I’m not convinced that we’re out of the woods yet. These markets still appear to be expensive. Here’s why:
- Midterm elections are around the corner. If the Democrats win, U.S. politics will be deadlocked for another two years.
- By next spring, earnings growth won’t have the benefit of tax cuts. From what I’ve seen so far, earnings growth for most U.S. companies is at 0 to 10 per cent when not accounting for tax cuts: That’s average at best and not as stunning as many analysts tout.
- Emerging market issues have reduced growth for U.S. multinational companies. This is especially those in the technology sector. The same thing occurred in 1997 during the Asian contagion which preceded the bursting of the tech bubble in 2000.
- The Federal Reserve should continue on its rate hike policy through December. Rising short-term rates pressure companies as they operate by borrowing in the short-term markets. This slows down their capacity to hire, innovate and acquire.
- Wages are quietly rising. The news today was that salaries rose just over 3 per cent. Rising wages is something else corporations have to deal with on the cost side of their businesses.
So what’s an investor to do?
- Stop trading and start investing. Share prices are only important when buying and selling. This is similar to your home: The only time its price is relevant is when you buy it or sell it. Since two-thirds of all long-term performance come from rising dividends and the re-investment of those dividends, investors should focus more on the rate of dividend increase, not the stock price or the current yield. Trading actively just pays for your broker’s retirement, not yours.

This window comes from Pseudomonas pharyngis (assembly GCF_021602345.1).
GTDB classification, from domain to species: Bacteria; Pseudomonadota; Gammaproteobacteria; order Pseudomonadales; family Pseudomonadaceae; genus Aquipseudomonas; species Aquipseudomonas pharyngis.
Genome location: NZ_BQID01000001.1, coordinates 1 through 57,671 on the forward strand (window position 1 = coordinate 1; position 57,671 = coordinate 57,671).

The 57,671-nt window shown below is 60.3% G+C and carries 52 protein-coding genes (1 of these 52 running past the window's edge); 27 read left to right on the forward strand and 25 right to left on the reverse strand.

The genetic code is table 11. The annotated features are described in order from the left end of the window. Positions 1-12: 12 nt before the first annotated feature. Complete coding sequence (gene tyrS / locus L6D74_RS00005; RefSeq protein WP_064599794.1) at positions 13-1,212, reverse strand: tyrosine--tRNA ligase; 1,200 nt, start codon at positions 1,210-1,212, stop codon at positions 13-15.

- Hold some cash and wait for better opportunities. In the past decade, it’s been a successful strategy to buy on the dips. But those investors haven’t seen markets like 2008, when buying on the dips could have bankrupted you because the market kept trending lower between December 2007 and March 2009. The cash-on-hand is to buy after a big correction (20 per cent or more), when valuations get cheap. While the market dropped significantly in October, it still hasn’t made it back to where it was at the end of September.
- Think about portfolio structure and have a plan in place. Now is the time to have a diversified portfolio to avoid correlation risk (too many names in the same sector) and concentration risk (too much ownership of one stock).
- Be patient and unemotional. Emotional investors sold at the bottom of the market in 2008 and never returned. They missed the best 10-year bull market in our lifetime. Be more practical instead, like Warren Buffett. Be an investor in a business, not a speculator, and let the dividends grow.